We are lucky to have visions of the La Sal Mountains on our eastern horizon year round. We are even luckier in the summer to have this delightful paradise a short drive away. When it’s sizzling down in the desert, I am so ready for an altitude adjustment, and once again I’m traveling to that high elevation coolness - an ear-popping 6,000 foot journey, which miraculously drops the temperature to an uplifting comfort zone of refreshing cool air.
For thousands of years Native Americans made this seasonal high country migration. Their influence is reflected in the naming of two peaks – Tomasaki, a native guide and Waas, a Ute chief - a recognition appropriated to them by members of the Hayden Surveying Party in 1875. Tradition suggests the translation of “Tukuhnikivatz” means place where the sun lingers longest – an appropriate term for one of the more prominent peaks in the La Sals.
Starting at slightly over 10,000 feet in elevation, the Burro Pass Trail, which goes from the Geyser Pass Road to Warner Lake, quickly delivers the refreshing alpine air that I’ve been craving. From the trailhead, it is almost a mile to Burro Pass and 4.5 miles to Warner Lake. This is the starting point for the Whole Enchilada, a popular mountain bike trail, which runs a 26.5 mile course to the Colorado River – a vertical drop of 7,000 feet.
To get to the Burro Pass trailhead, drive south eight miles on Highway 191 out of Moab. Then, take the left hand turn to Ken’s Lake, go half a mile to the stop sign and take a right on Spanish Valley Road, which turns into the La Sal Loop Road. Approximately twenty miles from town turn right at the sign for the Geyser Pass Road. Then drive eight miles on a graveled road to the pass, which at 10,500 feet has nothing to do with any geothermal activity. Instead, it is named after the early cattleman, Al Geyser.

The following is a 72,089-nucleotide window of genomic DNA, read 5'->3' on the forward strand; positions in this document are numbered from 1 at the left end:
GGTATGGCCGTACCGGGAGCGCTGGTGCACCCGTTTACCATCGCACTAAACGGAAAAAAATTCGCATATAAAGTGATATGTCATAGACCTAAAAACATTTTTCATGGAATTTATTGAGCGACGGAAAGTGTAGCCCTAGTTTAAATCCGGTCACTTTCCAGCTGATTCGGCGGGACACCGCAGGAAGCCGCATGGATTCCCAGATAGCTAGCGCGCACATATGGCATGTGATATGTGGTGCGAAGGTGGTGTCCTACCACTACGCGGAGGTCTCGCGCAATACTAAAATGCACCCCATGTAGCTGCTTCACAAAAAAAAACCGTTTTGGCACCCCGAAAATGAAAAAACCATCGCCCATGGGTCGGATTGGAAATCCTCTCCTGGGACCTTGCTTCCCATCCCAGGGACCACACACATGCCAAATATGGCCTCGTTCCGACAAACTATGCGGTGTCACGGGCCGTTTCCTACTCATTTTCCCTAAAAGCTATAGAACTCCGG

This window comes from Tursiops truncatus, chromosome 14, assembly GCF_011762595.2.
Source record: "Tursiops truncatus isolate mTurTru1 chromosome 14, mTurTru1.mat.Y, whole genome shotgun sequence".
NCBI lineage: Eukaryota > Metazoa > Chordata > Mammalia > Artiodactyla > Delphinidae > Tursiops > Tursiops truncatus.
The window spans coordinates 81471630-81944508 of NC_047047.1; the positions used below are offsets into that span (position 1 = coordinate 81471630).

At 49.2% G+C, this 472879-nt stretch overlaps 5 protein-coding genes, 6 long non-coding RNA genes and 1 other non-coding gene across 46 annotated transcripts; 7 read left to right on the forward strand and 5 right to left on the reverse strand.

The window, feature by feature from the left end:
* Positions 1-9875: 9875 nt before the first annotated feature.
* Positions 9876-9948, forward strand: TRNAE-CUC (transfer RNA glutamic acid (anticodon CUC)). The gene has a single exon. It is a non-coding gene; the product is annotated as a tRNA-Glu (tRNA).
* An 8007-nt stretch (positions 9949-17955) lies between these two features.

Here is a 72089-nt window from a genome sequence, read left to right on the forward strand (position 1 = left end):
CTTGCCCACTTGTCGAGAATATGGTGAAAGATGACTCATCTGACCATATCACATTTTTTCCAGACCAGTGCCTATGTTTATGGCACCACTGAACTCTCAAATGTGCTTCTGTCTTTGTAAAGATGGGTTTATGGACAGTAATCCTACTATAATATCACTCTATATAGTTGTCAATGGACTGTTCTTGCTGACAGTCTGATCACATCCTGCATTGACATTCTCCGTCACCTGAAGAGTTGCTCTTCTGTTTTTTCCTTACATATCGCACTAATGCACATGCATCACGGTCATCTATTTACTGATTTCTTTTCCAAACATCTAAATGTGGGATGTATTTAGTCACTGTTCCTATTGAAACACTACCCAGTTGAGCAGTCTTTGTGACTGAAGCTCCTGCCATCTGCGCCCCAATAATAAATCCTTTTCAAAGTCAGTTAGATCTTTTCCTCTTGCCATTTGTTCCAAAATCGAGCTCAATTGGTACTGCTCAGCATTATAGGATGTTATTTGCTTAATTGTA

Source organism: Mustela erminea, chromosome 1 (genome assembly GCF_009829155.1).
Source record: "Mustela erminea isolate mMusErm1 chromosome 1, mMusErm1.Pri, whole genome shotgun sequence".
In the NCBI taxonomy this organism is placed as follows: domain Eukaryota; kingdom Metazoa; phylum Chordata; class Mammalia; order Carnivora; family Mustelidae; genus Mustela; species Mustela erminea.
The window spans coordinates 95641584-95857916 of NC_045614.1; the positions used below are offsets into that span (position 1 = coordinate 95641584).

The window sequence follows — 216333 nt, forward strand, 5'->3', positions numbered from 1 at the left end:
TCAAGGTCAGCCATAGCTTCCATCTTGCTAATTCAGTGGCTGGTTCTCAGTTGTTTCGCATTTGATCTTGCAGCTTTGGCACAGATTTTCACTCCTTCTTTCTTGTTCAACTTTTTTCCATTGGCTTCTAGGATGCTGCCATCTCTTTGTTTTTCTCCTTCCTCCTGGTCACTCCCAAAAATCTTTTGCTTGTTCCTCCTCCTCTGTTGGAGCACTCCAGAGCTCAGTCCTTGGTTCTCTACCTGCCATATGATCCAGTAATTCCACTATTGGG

The last few miles – after the turn off for Gold Basin – are narrow so be prepared to pull over or back up for oncoming vehicles. Not far beyond Geyser Pass, a sign marks a fork in the road – right to Dark Canyon and Highway 46, left for the Burro Pass trailhead. Drive 1.2 miles on the left fork and then look for the left turn to route 2040. Four-wheel drive is highly recommended on this last half-mile section to the trailhead.
Before hitting the trail I pause to admire the southern view - a commanding presence of the two highest peaks in the La Sals. Mount Peale ranks first at 12,721 feet and Mount Mellenthein comes in with a close second at 12,645. Way beyond those prominent landmarks, the San Juan Mountains and Sleeping Ute Mountain in Colorado cast their dreamy profiles against a hazy, far distant horizon.
The trail officially begins at a wooden turnstile, followed immediately by a bright yellow cattle guard. Right away I’m enjoying a pleasurable stroll through the cooling shade of aspens, firs and spruce, which open up to spacious meadows where the early season wildflowers - dandelions, wild parsley, buttercups and other petite yellow beauties are way ahead of the big rush yet to come.